You know those “quick” projects that are supposed to keep you busy whilst you wait for the wool for your current project to arrive but then end up taking forever? Yeah, well, this was one of them!
I cast this on after ordering the wool for my Majagenser thinking that I’d be half way through by the time the wool got delivered and I was. It’s an easy enough knit – all three parts (back and two front pieces, are knit on one circular needle and then split into three and knitted separately from the armholes up. The front pieces are then joined to the back using a three needle bind-off which I’d not done before but which, with the help of my trusted teacher YouTube, was easy enough to learn.
Sounds like it all went according to plan, I hear you say. And it did. All apart from one minor detail.
Turns out that despite having survived at life (admittedly, just about) for the past 33 years it appears that I CANNOT count!
So when I laid out my cardigan it was completely twisted with one front piece wider and longer than the other side, all distorted and warped. Absolutely beyond salvation basically. The only remedy was to undo the whole hot mess and start again. Only because the piece is knit with a double yarn (drops alpaca and drops kid silk) this took forever as the silk kept getting tangled.
Take two, and this time when it came to placing the stitch markers to mark the two front pieces and the back I made sure I was by myself with nothing distracting me and counted and re counted about 4 times! Also, after separating the front and back pieces at the armhole instead of knitting each piece separately I knit them at the same time by attaching a new ball of yarn at each section. This did get a bit messy at times but I was very disciplined at untangling everything every so often to avoid major knotting. This meant that I could completely forgo row counting and that each piece was exactly the same length as the counterpart it would be joined to. Major win!
The next tricky part was knitting the flutter sleeves and here I do think that the quality of the usually fantastic paelas instructions dips slightly. There are two views to the vest – an A-line vest with very voluminous flutter sleeves (in blue on the photo below) and a straight bodied model with more modest capped sleeves (in yellow).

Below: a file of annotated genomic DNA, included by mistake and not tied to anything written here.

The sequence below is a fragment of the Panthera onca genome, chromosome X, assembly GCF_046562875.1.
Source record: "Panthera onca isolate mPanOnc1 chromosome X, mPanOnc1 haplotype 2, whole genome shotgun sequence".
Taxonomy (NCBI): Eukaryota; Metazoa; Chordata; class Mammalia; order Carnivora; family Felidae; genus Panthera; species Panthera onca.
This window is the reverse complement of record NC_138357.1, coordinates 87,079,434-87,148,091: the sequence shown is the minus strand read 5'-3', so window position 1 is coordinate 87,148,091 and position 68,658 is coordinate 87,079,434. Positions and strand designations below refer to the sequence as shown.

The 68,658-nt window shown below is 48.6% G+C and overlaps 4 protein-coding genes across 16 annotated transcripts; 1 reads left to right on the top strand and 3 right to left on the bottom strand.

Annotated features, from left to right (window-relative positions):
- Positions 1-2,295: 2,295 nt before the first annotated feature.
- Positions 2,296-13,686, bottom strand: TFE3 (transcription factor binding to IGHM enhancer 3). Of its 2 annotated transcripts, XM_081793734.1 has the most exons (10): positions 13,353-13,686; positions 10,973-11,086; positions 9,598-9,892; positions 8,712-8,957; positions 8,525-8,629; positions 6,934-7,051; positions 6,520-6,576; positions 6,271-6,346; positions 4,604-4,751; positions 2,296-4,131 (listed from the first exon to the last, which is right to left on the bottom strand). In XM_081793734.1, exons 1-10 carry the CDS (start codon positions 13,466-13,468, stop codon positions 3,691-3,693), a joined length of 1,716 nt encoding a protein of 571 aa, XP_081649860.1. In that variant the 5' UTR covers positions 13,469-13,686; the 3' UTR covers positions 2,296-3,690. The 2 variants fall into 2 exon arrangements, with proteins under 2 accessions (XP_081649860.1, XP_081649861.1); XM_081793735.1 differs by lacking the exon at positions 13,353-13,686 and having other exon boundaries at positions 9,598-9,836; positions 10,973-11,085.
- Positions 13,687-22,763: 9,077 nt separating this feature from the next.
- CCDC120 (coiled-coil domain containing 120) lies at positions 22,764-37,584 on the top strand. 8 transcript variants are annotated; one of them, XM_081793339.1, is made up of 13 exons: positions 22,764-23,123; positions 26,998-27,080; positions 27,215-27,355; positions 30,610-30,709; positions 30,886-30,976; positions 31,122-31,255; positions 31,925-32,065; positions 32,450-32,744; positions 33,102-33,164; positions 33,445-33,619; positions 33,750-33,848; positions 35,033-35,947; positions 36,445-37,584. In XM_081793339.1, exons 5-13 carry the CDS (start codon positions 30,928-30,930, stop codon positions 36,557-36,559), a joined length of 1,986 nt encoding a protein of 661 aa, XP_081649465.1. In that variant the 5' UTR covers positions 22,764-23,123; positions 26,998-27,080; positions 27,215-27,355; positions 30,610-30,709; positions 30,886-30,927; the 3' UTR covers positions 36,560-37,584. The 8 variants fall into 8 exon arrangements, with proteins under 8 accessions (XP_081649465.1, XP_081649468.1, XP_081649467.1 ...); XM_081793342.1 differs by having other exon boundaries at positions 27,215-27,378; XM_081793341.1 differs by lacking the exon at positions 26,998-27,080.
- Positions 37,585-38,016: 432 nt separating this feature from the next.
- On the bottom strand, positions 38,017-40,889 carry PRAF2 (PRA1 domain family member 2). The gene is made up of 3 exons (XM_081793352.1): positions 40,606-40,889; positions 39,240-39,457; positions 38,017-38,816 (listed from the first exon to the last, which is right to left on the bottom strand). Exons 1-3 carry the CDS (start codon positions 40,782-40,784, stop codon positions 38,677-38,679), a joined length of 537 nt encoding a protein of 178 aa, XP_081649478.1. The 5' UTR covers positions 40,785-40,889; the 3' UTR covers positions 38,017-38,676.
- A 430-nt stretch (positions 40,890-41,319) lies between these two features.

I wanted to make the A-line flutter sleeved version. In the English version of the instructions it says to use 3.25mm needles to knit the sleeves but I didn’t think I’d get the desired volume by going down with my needle size and this was confirmed when I looked at the instructions in Norwegian which I think say to use a 4mm needle. No biggie – the instructions are there in theory, I just think they could be expressed a bit more clearly. The second point that I think could be made more clearly is the number of stitches to be picked up – it says to pick up a minimum of 42 stitches around the armhole, which is what I did on my first attempt. The outcome was then more of a capped sleeve as in the yellow version, rather than a voluminous flutter sleeve which is what I was after. I therefore had to undo the sleeve and start playing around to see how I could get the outcome I desired. I ended up picking up stitches all the way round the armhole – I think I picked up a total of 64 stitches in the end and this gave me the desired sleeve effect. It seems like the instructions, in English at least, were written only for the capped sleeve version and not for the flutter sleeved version.
Anyhow, I got there in the end, and now I know to pay attention to my counting and what adjustments to make to the sleeves, I’m sure my next one will actually be quite a quick knit.
In terms of sizing – I knit size 3-4 for my average sized 3 year old. She loves it as it is so easy to put on and take off by herself and because it keeps her warm without being as restrictive to her movements as a jumper can be. It is also such a great between -seasons piece. I’ve already cast on another in the light grey drops yarn that I had left over from my Bernadette Cardigan.